Results for 'Perceiving'

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  1.  16
    Perceiving Ideas.Joseph Hwang - 2018 - Archiv für Geschichte der Philosophie 100 (3):286-310.
    At the heart of Descartes’s theory of cognition is the act of perceiving an idea. However, it remains unclear what precisely an idea is, what the act of perceiving ideas amounts to, and how that act contributes to the formation of cognition under Descartes’s view. In this paper, I provide an account of perceiving ideas that clarifies Descartes’s notion of an idea and explains the fundamental role that the perceiving of ideas occupies in his theory of (...)
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  2.  53
    Perceiving and Remembering.Edward S. Casey - 1979 - Review of Metaphysics 32 (3):407-436.
    THE FATES of perceiving and remembering have been inextricably intertwined in Western philosophy and psychology. It has been asserted from Plato’s Theaetetus onwards that there can be no remembering without perceiving and, though much less frequently, no perceiving without remembering of some sort. Just how either of these forms of interdependency occurs, however, has given rise to continual controversy. Little discernible progress has been made since Plato first proposed, in the Theaetetus, a model of the mind as (...)
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  3.  52
    Sensing, Perceiving, Thinking.Romane L. Clark - 1979 - Grazer Philosophische Studien/ 8:273-295.
    This paper is concerned with Chisholm's "adverbial theory of sensing". An attempt is made to give a literal statement of what it means "to sense redly" which is consistent with what Chisholm says about sensing and also meets various objections to adverbial theories. The paper concludes with a brief consideration of why it is that Chisholm does not offer an adverbial theory of perceiving, or of thinking in general, as well as of sensing.
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  4.  70
    Propositional and Nonpropositional Perceiving.Dan D. Crawford - 1974 - Philosophy and Phenomenological Research 35 (December):201-210.
    The general theory of perception proposed by Roderick Chisholm in his book Perceiving: A Philosophical Study1 has gained considerable acceptance among contemporary philosophers of perception. In this paper, I will review and evaluate one part of this theory and show where I believe an important modification is necessary. Chisholm distinguishes what he thinks are two importantly different senses of “perceive,” a propositional and a nonpropositional sense, and then proposes a definition of each. The propositional sense of “perceive” is expressed (...)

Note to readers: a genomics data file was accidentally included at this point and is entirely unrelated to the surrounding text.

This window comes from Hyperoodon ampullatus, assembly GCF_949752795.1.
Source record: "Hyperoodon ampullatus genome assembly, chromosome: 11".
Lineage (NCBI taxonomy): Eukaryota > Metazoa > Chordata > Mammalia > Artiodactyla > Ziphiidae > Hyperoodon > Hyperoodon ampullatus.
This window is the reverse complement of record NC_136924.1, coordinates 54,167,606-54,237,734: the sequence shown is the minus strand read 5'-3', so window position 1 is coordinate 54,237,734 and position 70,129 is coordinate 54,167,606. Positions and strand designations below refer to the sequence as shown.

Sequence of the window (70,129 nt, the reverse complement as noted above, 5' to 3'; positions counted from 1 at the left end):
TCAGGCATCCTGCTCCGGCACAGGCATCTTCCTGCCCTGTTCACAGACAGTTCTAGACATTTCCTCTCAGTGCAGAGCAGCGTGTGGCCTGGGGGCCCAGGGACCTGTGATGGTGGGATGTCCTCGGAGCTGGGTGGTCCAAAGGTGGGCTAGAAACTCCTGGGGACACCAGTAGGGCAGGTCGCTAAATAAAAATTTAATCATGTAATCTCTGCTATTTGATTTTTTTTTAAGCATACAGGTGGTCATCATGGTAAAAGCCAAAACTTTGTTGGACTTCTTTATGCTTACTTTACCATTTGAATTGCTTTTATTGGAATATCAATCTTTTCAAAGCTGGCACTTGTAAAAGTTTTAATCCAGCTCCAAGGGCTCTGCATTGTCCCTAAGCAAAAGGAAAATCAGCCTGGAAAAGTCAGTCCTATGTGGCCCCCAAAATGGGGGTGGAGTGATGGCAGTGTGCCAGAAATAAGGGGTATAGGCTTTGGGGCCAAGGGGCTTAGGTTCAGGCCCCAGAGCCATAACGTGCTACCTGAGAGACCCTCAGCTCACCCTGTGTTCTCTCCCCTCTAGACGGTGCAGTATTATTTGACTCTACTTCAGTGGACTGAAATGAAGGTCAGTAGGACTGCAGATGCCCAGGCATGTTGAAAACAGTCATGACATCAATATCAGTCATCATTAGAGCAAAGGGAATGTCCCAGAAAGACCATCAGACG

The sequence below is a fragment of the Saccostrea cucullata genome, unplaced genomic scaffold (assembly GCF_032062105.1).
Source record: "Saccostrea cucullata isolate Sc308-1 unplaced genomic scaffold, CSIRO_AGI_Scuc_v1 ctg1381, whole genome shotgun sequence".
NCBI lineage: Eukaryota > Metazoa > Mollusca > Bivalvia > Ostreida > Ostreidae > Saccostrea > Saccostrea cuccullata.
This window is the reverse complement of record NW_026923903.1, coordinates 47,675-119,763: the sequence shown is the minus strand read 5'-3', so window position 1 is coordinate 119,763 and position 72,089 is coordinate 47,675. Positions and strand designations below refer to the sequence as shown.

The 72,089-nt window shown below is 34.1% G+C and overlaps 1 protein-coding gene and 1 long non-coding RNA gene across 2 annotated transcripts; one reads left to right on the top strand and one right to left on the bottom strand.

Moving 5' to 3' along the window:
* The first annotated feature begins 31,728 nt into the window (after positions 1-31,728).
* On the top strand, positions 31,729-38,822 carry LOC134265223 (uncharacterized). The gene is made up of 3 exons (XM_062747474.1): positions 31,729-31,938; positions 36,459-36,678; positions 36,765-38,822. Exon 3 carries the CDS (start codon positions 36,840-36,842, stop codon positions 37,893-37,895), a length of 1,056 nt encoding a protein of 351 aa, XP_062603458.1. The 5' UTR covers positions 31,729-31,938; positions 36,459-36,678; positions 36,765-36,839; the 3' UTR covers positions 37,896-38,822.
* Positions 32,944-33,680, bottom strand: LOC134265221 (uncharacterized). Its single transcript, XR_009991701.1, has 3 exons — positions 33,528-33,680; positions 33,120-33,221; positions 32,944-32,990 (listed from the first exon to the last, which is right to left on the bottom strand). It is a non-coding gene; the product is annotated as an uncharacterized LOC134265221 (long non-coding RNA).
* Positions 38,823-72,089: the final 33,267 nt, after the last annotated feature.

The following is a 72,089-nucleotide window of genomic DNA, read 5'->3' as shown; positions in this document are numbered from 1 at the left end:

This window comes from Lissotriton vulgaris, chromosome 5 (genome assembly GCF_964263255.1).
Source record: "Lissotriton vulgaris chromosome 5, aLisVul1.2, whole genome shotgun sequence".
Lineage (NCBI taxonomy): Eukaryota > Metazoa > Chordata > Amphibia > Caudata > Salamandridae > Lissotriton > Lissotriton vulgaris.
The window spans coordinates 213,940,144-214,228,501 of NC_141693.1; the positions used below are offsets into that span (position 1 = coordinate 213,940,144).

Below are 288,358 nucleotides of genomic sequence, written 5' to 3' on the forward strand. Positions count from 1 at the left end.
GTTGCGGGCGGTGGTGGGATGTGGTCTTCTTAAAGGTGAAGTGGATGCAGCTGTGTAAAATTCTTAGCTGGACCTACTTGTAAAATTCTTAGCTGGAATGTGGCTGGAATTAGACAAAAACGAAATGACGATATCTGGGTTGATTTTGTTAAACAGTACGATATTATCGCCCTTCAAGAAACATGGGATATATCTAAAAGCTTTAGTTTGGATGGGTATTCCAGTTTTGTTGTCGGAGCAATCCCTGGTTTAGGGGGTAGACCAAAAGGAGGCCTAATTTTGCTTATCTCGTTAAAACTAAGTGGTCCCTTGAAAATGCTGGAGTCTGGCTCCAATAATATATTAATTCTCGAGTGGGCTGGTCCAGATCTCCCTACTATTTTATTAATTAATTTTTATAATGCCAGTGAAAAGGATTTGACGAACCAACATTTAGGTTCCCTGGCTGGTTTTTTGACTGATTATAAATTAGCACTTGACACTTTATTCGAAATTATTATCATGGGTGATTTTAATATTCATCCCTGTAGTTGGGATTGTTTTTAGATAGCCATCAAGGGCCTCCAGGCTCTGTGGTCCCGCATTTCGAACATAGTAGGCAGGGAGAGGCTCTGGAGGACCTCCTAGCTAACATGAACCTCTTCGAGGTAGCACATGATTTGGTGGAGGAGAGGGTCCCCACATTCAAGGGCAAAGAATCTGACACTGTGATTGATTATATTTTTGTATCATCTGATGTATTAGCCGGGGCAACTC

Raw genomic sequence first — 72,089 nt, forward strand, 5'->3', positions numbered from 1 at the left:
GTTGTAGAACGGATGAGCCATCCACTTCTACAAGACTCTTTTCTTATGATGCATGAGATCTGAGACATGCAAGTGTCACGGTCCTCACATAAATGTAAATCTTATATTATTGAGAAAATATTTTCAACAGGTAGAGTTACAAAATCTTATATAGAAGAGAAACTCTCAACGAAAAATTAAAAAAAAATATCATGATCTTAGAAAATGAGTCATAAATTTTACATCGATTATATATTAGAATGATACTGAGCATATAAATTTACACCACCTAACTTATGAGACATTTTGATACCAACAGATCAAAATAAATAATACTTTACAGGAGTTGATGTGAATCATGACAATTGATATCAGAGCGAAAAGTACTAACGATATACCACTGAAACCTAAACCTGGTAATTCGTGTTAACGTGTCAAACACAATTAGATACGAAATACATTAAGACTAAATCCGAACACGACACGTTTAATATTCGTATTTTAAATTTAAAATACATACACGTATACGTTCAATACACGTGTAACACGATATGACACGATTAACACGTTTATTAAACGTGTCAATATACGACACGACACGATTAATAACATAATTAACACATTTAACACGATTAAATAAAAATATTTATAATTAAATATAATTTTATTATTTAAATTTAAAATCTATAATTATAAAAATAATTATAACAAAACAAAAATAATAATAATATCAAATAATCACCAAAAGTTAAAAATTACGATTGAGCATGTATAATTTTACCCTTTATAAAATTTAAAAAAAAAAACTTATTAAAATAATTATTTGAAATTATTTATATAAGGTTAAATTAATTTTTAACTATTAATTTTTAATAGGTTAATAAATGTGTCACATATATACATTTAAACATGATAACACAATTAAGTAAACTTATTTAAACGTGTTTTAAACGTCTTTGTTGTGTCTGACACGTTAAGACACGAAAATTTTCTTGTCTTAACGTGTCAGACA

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  5. Perceiving: A Philosophical Study.Roderick M. Chisholm - 1957 - Cornell University Press.
    The purpose of this book is to develop a terminological structure in which private perceptions can be discussed publicly without bringing into existence the usual unnecessary philosophical problems of confused usage of language. chisholm displays an appraisive, quasi-ethical use of language, whereby he claims that a thing has some particular sensible property is to have adequate evidence that it actually does have that property. (staff).
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  6.  97
    Grasping and Perceiving Objects.Pierre Jacob - 2005 - In Andrew Brook (ed.), Cognition and the Brain: The Philosophy and Neuroscience Movement. Cambridge: Cambridge University Press. pp. 241--283.
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  7.  99
    Sensations as Guides to Perceiving.Roy Wood Sellars - 1959 - Mind 68 (January):2-15.
  8.  87
    Perceiving and Imaging.James Kuehl - 1970 - Philosophy and Phenomenological Research 31 (December):212-224.
  9.  84
    Professor Chisholm on Perceiving.Charles A. Baylis - 1959 - Journal of Philosophy 56 (September):773-790.
  10.  50
    Bergmann on Perceiving, Sensing, and Appearing.Dan D. Crawford - 1974 - American Philosophical Quarterly 11 (2):103-112.
    In this study I am going to present and discuss some of the central themes of Gustav Bergmann's theory of perception. I shall be concerned, however, only with "later Bergmann," that is, with the perceptual theory worked out in a series of essays in which Bergmann shifts from phenomenalism to a form of intentional realism. This label ("intentional realism") indicates the two dominant themes in Bergmann's later thought about perception: perceivings are analyzed as mental acts (thoughts) which are intentionally related (...)
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  11.  49
    Inferring and Perceiving.W. D. Joske - 1963 - Philosophical Review 72 (4):433-445.
  12.  37
    Perceiving and Impressions.Elizabeth H. Wolgast - 1958 - Philosophical Review 67 (April):226-236.
  13.  17
    Chisholm on Sensing and Perceiving.James W. Cornman - 1975 - In Keith Lehrer (ed.), Analysis And Metaphysics. Reidel. pp. 11--33.
  14.  27
    Two Problems with Roderick Chisholm's Perceiving.Frank K. Fair - 1976 - Philosophy and Phenomenological Research 36 (June):547-550.
  15.  25
    Perceiving, Imagining, and Being Mistaken.M. J. Baker - 1953 - Philosophy and Phenomenological Research 14 (June):520-535.
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  16. Perceiving and Thinking, Part I.Don Locke - 1968 - Aristotelian Society 173:173-190.